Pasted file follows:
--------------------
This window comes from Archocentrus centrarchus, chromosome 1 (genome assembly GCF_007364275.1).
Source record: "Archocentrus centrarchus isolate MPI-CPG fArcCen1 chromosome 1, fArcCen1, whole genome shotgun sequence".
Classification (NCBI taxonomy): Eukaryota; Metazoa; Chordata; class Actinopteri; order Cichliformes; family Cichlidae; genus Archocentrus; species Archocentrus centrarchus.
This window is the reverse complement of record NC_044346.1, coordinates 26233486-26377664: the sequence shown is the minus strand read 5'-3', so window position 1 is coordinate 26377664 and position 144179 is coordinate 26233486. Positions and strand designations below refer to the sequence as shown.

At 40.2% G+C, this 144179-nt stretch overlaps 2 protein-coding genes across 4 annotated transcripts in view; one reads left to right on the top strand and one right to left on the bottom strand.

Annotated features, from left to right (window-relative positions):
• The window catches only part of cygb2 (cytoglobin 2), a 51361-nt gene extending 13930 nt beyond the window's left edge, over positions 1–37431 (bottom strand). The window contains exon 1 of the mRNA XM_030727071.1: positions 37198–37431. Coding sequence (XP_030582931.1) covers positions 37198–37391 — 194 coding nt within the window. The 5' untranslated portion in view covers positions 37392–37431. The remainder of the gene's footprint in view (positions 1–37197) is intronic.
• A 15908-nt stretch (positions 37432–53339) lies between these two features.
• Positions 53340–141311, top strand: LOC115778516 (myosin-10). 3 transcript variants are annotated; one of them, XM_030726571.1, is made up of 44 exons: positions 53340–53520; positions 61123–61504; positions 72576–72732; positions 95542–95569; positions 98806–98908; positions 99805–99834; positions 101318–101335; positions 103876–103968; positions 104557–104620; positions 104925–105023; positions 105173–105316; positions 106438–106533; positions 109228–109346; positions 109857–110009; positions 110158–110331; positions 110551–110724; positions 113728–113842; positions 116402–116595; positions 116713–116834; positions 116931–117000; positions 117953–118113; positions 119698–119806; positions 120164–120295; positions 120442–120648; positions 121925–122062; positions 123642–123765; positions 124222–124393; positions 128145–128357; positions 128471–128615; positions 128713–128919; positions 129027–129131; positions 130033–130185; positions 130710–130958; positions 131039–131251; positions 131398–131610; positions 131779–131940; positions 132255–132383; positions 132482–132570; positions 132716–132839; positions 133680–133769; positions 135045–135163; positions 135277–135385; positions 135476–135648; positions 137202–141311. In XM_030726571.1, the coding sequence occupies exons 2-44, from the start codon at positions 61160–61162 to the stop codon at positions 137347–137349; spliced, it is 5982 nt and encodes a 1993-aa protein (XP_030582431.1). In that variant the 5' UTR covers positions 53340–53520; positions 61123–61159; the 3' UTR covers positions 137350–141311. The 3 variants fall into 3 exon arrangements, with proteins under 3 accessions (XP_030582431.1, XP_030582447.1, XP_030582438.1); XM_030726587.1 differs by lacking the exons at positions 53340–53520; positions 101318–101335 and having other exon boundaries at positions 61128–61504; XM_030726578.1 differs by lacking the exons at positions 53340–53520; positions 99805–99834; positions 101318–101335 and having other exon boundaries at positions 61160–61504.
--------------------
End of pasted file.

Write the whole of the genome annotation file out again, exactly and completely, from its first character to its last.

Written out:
This window comes from Archocentrus centrarchus, chromosome 1 (genome assembly GCF_007364275.1).
Source record: "Archocentrus centrarchus isolate MPI-CPG fArcCen1 chromosome 1, fArcCen1, whole genome shotgun sequence".
Classification (NCBI taxonomy): Eukaryota; Metazoa; Chordata; class Actinopteri; order Cichliformes; family Cichlidae; genus Archocentrus; species Archocentrus centrarchus.
This window is the reverse complement of record NC_044346.1, coordinates 26233486-26377664: the sequence shown is the minus strand read 5'-3', so window position 1 is coordinate 26377664 and position 144179 is coordinate 26233486. Positions and strand designations below refer to the sequence as shown.

At 40.2% G+C, this 144179-nt stretch overlaps 2 protein-coding genes across 4 annotated transcripts in view; one reads left to right on the top strand and one right to left on the bottom strand.

Annotated features, from left to right (window-relative positions):
• The window catches only part of cygb2 (cytoglobin 2), a 51361-nt gene extending 13930 nt beyond the window's left edge, over positions 1–37431 (bottom strand). The window contains exon 1 of the mRNA XM_030727071.1: positions 37198–37431. Coding sequence (XP_030582931.1) covers positions 37198–37391 — 194 coding nt within the window. The 5' untranslated portion in view covers positions 37392–37431. The remainder of the gene's footprint in view (positions 1–37197) is intronic.
• A 15908-nt stretch (positions 37432–53339) lies between these two features.
• Positions 53340–141311, top strand: LOC115778516 (myosin-10). 3 transcript variants are annotated; one of them, XM_030726571.1, is made up of 44 exons: positions 53340–53520; positions 61123–61504; positions 72576–72732; positions 95542–95569; positions 98806–98908; positions 99805–99834; positions 101318–101335; positions 103876–103968; positions 104557–104620; positions 104925–105023; positions 105173–105316; positions 106438–106533; positions 109228–109346; positions 109857–110009; positions 110158–110331; positions 110551–110724; positions 113728–113842; positions 116402–116595; positions 116713–116834; positions 116931–117000; positions 117953–118113; positions 119698–119806; positions 120164–120295; positions 120442–120648; positions 121925–122062; positions 123642–123765; positions 124222–124393; positions 128145–128357; positions 128471–128615; positions 128713–128919; positions 129027–129131; positions 130033–130185; positions 130710–130958; positions 131039–131251; positions 131398–131610; positions 131779–131940; positions 132255–132383; positions 132482–132570; positions 132716–132839; positions 133680–133769; positions 135045–135163; positions 135277–135385; positions 135476–135648; positions 137202–141311. In XM_030726571.1, the coding sequence occupies exons 2-44, from the start codon at positions 61160–61162 to the stop codon at positions 137347–137349; spliced, it is 5982 nt and encodes a 1993-aa protein (XP_030582431.1). In that variant the 5' UTR covers positions 53340–53520; positions 61123–61159; the 3' UTR covers positions 137350–141311. The 3 variants fall into 3 exon arrangements, with proteins under 3 accessions (XP_030582431.1, XP_030582447.1, XP_030582438.1); XM_030726587.1 differs by lacking the exons at positions 53340–53520; positions 101318–101335 and having other exon boundaries at positions 61128–61504; XM_030726578.1 differs by lacking the exons at positions 53340–53520; positions 99805–99834; positions 101318–101335 and having other exon boundaries at positions 61160–61504.